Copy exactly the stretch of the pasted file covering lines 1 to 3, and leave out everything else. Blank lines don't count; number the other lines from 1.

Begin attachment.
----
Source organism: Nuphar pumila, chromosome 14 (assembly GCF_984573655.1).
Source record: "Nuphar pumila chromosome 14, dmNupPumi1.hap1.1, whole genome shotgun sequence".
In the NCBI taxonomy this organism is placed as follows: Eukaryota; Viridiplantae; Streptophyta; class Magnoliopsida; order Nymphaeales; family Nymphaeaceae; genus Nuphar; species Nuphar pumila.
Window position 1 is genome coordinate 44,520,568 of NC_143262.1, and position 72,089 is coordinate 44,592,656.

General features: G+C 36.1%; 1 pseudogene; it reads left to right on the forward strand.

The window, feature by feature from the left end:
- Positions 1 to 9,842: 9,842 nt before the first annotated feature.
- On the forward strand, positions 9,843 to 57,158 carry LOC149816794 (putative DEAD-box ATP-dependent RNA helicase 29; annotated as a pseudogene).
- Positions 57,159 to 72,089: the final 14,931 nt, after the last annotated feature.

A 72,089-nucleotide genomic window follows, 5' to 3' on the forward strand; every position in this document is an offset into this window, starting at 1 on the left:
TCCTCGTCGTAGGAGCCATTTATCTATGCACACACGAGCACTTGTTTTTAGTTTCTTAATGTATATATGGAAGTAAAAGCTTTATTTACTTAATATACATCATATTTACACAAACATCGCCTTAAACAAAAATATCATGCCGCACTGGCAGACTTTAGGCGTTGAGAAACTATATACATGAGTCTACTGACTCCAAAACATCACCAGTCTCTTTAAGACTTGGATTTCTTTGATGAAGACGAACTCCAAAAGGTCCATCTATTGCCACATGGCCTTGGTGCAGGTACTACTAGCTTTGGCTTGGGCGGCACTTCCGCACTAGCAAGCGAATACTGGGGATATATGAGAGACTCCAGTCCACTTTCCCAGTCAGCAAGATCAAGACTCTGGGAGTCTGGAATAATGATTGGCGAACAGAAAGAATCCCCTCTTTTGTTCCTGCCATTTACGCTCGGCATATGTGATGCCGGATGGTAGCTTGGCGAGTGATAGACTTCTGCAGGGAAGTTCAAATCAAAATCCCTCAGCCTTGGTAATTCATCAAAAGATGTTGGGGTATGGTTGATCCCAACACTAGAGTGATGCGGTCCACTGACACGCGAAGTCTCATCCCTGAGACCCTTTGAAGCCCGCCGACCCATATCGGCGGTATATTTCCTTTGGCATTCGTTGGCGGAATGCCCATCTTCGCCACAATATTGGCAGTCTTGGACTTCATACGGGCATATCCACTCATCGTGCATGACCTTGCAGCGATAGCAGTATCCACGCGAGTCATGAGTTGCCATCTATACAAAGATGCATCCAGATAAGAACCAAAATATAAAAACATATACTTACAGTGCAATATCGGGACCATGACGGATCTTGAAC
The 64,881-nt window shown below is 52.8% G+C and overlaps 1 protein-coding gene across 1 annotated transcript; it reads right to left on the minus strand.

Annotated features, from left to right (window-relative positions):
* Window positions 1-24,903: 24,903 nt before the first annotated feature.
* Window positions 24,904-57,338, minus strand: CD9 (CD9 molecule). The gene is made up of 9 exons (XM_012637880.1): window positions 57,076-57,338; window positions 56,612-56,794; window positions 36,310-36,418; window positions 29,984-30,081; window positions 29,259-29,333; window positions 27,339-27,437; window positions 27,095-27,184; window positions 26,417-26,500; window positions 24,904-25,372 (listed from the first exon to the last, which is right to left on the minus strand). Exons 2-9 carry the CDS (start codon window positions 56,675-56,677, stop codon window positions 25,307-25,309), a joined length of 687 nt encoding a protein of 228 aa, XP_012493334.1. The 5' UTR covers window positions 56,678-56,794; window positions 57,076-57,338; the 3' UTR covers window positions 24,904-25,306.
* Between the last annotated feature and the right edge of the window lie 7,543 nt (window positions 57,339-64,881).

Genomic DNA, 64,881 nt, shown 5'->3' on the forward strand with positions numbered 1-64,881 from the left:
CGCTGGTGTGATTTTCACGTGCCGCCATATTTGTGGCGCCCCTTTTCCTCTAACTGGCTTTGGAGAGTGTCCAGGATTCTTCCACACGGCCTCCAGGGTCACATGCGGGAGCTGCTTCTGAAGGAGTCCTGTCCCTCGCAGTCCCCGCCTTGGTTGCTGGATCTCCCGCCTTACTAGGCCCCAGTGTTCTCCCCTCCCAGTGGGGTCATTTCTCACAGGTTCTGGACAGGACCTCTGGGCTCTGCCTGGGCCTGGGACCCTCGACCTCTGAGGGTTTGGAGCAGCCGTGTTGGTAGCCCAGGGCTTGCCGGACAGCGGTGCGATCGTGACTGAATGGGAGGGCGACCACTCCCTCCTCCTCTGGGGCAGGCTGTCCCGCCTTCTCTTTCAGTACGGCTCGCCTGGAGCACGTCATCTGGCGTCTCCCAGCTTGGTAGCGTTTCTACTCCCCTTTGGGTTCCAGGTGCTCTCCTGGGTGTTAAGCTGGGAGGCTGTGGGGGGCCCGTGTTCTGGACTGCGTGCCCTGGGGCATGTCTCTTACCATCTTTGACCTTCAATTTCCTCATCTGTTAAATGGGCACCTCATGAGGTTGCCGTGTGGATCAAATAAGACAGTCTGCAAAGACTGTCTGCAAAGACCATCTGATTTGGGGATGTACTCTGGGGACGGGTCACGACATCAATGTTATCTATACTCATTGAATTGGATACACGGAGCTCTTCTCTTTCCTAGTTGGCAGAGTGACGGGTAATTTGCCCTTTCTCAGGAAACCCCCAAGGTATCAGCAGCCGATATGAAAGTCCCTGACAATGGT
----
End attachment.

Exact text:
Source organism: Nuphar pumila, chromosome 14 (assembly GCF_984573655.1).
Source record: "Nuphar pumila chromosome 14, dmNupPumi1.hap1.1, whole genome shotgun sequence".
In the NCBI taxonomy this organism is placed as follows: Eukaryota; Viridiplantae; Streptophyta; class Magnoliopsida; order Nymphaeales; family Nymphaeaceae; genus Nuphar; species Nuphar pumila.